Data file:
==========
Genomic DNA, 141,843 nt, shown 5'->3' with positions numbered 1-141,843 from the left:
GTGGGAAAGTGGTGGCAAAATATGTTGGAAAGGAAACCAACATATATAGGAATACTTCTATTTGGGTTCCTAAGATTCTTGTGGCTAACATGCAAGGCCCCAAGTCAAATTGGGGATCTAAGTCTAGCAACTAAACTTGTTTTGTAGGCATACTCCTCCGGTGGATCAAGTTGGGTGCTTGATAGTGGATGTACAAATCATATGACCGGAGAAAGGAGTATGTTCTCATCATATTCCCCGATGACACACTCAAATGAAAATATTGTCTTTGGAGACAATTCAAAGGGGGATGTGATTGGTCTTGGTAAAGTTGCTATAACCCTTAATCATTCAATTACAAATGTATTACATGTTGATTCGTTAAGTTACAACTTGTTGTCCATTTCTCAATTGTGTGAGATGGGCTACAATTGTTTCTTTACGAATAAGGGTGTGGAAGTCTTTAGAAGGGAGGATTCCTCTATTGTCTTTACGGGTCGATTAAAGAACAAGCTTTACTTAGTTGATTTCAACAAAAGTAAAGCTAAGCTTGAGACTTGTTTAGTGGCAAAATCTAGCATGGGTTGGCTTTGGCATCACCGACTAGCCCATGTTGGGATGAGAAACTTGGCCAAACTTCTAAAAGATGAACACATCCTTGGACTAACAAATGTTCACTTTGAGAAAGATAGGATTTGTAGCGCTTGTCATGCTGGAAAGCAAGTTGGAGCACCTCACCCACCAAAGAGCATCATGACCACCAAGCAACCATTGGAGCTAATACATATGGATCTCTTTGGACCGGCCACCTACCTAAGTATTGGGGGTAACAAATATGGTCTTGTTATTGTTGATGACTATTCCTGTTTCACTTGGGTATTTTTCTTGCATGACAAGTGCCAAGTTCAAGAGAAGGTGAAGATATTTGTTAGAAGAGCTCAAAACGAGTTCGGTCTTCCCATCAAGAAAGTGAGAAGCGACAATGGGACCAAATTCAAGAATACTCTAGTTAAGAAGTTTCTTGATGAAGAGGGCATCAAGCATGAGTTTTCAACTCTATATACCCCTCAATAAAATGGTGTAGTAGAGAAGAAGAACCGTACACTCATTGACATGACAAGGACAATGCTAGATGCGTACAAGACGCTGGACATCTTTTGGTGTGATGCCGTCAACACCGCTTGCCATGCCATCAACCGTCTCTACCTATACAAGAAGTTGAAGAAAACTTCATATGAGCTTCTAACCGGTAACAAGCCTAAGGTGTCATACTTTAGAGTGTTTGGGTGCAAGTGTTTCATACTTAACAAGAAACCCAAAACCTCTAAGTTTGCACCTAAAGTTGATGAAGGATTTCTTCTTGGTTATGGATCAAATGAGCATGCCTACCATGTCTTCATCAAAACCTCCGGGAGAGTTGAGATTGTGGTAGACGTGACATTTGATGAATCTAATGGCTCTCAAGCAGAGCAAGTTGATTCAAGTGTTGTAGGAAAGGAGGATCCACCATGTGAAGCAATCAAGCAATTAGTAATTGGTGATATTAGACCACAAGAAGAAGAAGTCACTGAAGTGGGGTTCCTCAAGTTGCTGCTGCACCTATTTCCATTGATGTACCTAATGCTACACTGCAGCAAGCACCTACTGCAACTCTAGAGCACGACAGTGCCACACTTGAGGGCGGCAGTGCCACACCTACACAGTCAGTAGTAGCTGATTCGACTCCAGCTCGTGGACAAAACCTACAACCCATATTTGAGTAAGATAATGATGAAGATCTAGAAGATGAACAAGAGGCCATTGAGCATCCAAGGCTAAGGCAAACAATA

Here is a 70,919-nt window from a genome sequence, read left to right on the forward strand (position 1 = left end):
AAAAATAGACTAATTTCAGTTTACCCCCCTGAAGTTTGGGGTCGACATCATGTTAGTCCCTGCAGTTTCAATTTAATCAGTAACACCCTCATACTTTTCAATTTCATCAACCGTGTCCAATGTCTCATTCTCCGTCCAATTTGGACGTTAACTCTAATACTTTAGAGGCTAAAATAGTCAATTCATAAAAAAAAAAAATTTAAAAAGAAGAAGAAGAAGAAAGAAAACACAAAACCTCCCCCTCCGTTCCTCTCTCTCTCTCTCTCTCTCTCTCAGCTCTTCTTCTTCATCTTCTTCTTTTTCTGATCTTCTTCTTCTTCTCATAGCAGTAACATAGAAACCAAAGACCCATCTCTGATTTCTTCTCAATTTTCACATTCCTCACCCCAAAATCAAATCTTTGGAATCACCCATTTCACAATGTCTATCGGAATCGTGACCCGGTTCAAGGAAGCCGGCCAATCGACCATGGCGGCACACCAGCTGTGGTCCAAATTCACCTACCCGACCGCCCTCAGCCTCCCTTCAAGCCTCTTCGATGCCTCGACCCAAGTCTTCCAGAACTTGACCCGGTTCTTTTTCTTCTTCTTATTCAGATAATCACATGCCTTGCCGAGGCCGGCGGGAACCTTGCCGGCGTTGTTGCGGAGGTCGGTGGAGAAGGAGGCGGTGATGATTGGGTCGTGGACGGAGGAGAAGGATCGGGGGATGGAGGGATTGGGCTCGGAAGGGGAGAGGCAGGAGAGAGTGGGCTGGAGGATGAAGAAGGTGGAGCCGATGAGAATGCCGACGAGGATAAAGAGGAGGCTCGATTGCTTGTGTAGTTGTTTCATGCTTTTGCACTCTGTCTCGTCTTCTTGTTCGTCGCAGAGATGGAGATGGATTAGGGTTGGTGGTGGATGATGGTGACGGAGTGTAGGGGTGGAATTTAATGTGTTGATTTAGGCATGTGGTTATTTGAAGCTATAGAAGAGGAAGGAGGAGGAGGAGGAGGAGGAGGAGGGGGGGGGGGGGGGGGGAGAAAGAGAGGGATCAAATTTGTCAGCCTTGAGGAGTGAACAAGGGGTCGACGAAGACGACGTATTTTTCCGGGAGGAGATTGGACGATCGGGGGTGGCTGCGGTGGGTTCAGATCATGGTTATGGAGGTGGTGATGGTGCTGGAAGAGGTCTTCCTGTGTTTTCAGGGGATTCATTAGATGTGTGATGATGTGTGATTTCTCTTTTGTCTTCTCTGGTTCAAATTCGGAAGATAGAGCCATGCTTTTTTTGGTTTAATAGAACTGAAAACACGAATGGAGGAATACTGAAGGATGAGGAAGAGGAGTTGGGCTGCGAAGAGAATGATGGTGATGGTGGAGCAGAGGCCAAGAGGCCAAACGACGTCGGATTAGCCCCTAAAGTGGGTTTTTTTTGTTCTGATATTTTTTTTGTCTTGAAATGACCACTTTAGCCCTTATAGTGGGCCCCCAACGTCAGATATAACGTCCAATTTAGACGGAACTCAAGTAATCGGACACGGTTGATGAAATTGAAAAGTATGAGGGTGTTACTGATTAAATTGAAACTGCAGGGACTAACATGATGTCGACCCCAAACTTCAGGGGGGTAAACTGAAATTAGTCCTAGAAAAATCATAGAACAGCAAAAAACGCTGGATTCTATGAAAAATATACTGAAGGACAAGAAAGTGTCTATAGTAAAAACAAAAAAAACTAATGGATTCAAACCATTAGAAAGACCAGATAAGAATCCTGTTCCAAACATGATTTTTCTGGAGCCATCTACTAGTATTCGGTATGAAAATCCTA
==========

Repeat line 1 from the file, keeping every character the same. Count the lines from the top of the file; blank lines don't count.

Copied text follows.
Genomic DNA, 141,843 nt, shown 5'->3' with positions numbered 1-141,843 from the left: